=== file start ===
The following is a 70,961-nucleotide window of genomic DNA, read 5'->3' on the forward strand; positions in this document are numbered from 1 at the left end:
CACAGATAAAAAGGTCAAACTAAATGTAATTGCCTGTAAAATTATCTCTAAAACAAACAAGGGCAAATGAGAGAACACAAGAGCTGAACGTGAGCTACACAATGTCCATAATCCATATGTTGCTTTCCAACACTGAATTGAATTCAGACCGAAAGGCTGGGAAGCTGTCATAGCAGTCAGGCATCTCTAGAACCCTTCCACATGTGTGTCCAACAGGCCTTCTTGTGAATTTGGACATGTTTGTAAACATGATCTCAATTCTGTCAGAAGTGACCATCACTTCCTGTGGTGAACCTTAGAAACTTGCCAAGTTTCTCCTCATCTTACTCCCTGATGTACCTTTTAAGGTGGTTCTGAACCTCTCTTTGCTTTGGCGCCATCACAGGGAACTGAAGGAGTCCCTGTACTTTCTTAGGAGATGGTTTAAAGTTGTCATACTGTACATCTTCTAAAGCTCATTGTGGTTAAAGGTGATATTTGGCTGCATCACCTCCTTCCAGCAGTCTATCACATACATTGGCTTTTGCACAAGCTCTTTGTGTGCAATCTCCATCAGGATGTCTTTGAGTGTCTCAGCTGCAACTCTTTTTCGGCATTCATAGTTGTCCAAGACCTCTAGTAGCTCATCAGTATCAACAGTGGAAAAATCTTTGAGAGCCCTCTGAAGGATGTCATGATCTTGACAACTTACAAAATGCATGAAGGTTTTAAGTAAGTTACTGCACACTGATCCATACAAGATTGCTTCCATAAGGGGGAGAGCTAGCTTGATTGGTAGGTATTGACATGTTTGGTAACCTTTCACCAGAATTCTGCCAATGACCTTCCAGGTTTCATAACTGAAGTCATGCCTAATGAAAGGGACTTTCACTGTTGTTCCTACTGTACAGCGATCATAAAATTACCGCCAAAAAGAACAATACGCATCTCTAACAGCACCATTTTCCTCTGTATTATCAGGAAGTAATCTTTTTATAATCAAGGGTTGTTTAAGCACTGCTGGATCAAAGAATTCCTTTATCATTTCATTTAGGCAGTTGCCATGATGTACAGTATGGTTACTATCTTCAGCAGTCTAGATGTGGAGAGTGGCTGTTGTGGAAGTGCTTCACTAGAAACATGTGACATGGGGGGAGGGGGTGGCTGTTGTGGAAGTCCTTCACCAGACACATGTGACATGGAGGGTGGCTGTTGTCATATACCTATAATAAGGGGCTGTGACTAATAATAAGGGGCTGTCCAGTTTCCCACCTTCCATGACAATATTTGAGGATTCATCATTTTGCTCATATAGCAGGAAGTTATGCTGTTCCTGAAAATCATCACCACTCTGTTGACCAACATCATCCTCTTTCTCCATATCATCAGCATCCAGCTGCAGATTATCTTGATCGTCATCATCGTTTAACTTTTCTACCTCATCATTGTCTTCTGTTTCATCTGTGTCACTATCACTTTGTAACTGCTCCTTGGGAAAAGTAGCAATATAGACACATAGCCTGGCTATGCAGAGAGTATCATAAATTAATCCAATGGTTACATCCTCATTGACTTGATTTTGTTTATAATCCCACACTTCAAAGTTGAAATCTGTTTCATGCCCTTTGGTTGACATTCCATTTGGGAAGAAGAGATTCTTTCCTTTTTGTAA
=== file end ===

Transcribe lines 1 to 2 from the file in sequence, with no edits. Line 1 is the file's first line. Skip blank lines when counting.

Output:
The following is a 70,961-nucleotide window of genomic DNA, read 5'->3' on the forward strand; positions in this document are numbered from 1 at the left end:
CACAGATAAAAAGGTCAAACTAAATGTAATTGCCTGTAAAATTATCTCTAAAACAAACAAGGGCAAATGAGAGAACACAAGAGCTGAACGTGAGCTACACAATGTCCATAATCCATATGTTGCTTTCCAACACTGAATTGAATTCAGACCGAAAGGCTGGGAAGCTGTCATAGCAGTCAGGCATCTCTAGAACCCTTCCACATGTGTGTCCAACAGGCCTTCTTGTGAATTTGGACATGTTTGTAAACATGATCTCAATTCTGTCAGAAGTGACCATCACTTCCTGTGGTGAACCTTAGAAACTTGCCAAGTTTCTCCTCATCTTACTCCCTGATGTACCTTTTAAGGTGGTTCTGAACCTCTCTTTGCTTTGGCGCCATCACAGGGAACTGAAGGAGTCCCTGTACTTTCTTAGGAGATGGTTTAAAGTTGTCATACTGTACATCTTCTAAAGCTCATTGTGGTTAAAGGTGATATTTGGCTGCATCACCTCCTTCCAGCAGTCTATCACATACATTGGCTTTTGCACAAGCTCTTTGTGTGCAATCTCCATCAGGATGTCTTTGAGTGTCTCAGCTGCAACTCTTTTTCGGCATTCATAGTTGTCCAAGACCTCTAGTAGCTCATCAGTATCAACAGTGGAAAAATCTTTGAGAGCCCTCTGAAGGATGTCATGATCTTGACAACTTACAAAATGCATGAAGGTTTTAAGTAAGTTACTGCACACTGATCCATACAAGATTGCTTCCATAAGGGGGAGAGCTAGCTTGATTGGTAGGTATTGACATGTTTGGTAACCTTTCACCAGAATTCTGCCAATGACCTTCCAGGTTTCATAACTGAAGTCATGCCTAATGAAAGGGACTTTCACTGTTGTTCCTACTGTACAGCGATCATAAAATTACCGCCAAAAAGAACAATACGCATCTCTAACAGCACCATTTTCCTCTGTATTATCAGGAAGTAATCTTTTTATAATCAAGGGTTGTTTAAGCACTGCTGGATCAAAGAATTCCTTTATCATTTCATTTAGGCAGTTGCCATGATGTACAGTATGGTTACTATCTTCAGCAGTCTAGATGTGGAGAGTGGCTGTTGTGGAAGTGCTTCACTAGAAACATGTGACATGGGGGGAGGGGGTGGCTGTTGTGGAAGTCCTTCACCAGACACATGTGACATGGAGGGTGGCTGTTGTCATATACCTATAATAAGGGGCTGTGACTAATAATAAGGGGCTGTCCAGTTTCCCACCTTCCATGACAATATTTGAGGATTCATCATTTTGCTCATATAGCAGGAAGTTATGCTGTTCCTGAAAATCATCACCACTCTGTTGACCAACATCATCCTCTTTCTCCATATCATCAGCATCCAGCTGCAGATTATCTTGATCGTCATCATCGTTTAACTTTTCTACCTCATCATTGTCTTCTGTTTCATCTGTGTCACTATCACTTTGTAACTGCTCCTTGGGAAAAGTAGCAATATAGACACATAGCCTGGCTATGCAGAGAGTATCATAAATTAATCCAATGGTTACATCCTCATTGACTTGATTTTGTTTATAATCCCACACTTCAAAGTTGAAATCTGTTTCATGCCCTTTGGTTGACATTCCATTTGGGAAGAAGAGATTCTTTCCTTTTTGTAA